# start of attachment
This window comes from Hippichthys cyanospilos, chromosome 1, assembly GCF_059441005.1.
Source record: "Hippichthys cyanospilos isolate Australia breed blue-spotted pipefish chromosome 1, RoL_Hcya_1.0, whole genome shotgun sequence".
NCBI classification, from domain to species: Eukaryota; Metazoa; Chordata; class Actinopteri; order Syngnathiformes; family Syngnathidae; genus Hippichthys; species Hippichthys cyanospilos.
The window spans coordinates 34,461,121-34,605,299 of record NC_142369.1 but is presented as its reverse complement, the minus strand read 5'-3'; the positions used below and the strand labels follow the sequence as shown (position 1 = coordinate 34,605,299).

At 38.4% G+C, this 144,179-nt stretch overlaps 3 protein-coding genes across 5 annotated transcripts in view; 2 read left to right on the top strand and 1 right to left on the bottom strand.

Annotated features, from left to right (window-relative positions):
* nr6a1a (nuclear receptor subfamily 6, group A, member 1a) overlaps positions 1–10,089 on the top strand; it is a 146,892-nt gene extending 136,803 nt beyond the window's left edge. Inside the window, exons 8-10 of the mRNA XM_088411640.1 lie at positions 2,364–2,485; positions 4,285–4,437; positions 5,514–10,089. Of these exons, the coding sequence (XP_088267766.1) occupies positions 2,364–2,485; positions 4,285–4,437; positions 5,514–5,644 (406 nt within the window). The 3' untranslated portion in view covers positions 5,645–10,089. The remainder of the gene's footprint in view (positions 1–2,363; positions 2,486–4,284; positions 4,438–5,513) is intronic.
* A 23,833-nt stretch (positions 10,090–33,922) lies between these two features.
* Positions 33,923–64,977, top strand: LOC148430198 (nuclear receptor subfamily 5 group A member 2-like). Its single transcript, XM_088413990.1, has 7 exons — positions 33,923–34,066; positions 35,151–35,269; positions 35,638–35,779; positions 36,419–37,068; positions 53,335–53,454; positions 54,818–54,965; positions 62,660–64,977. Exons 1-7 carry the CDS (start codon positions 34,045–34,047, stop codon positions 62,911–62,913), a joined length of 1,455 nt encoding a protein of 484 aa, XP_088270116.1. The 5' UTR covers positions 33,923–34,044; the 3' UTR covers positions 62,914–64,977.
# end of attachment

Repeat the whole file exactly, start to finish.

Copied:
This window comes from Hippichthys cyanospilos, chromosome 1, assembly GCF_059441005.1.
Source record: "Hippichthys cyanospilos isolate Australia breed blue-spotted pipefish chromosome 1, RoL_Hcya_1.0, whole genome shotgun sequence".
NCBI classification, from domain to species: Eukaryota; Metazoa; Chordata; class Actinopteri; order Syngnathiformes; family Syngnathidae; genus Hippichthys; species Hippichthys cyanospilos.
The window spans coordinates 34,461,121-34,605,299 of record NC_142369.1 but is presented as its reverse complement, the minus strand read 5'-3'; the positions used below and the strand labels follow the sequence as shown (position 1 = coordinate 34,605,299).

At 38.4% G+C, this 144,179-nt stretch overlaps 3 protein-coding genes across 5 annotated transcripts in view; 2 read left to right on the top strand and 1 right to left on the bottom strand.

Annotated features, from left to right (window-relative positions):
* nr6a1a (nuclear receptor subfamily 6, group A, member 1a) overlaps positions 1–10,089 on the top strand; it is a 146,892-nt gene extending 136,803 nt beyond the window's left edge. Inside the window, exons 8-10 of the mRNA XM_088411640.1 lie at positions 2,364–2,485; positions 4,285–4,437; positions 5,514–10,089. Of these exons, the coding sequence (XP_088267766.1) occupies positions 2,364–2,485; positions 4,285–4,437; positions 5,514–5,644 (406 nt within the window). The 3' untranslated portion in view covers positions 5,645–10,089. The remainder of the gene's footprint in view (positions 1–2,363; positions 2,486–4,284; positions 4,438–5,513) is intronic.
* A 23,833-nt stretch (positions 10,090–33,922) lies between these two features.
* Positions 33,923–64,977, top strand: LOC148430198 (nuclear receptor subfamily 5 group A member 2-like). Its single transcript, XM_088413990.1, has 7 exons — positions 33,923–34,066; positions 35,151–35,269; positions 35,638–35,779; positions 36,419–37,068; positions 53,335–53,454; positions 54,818–54,965; positions 62,660–64,977. Exons 1-7 carry the CDS (start codon positions 34,045–34,047, stop codon positions 62,911–62,913), a joined length of 1,455 nt encoding a protein of 484 aa, XP_088270116.1. The 5' UTR covers positions 33,923–34,044; the 3' UTR covers positions 62,914–64,977.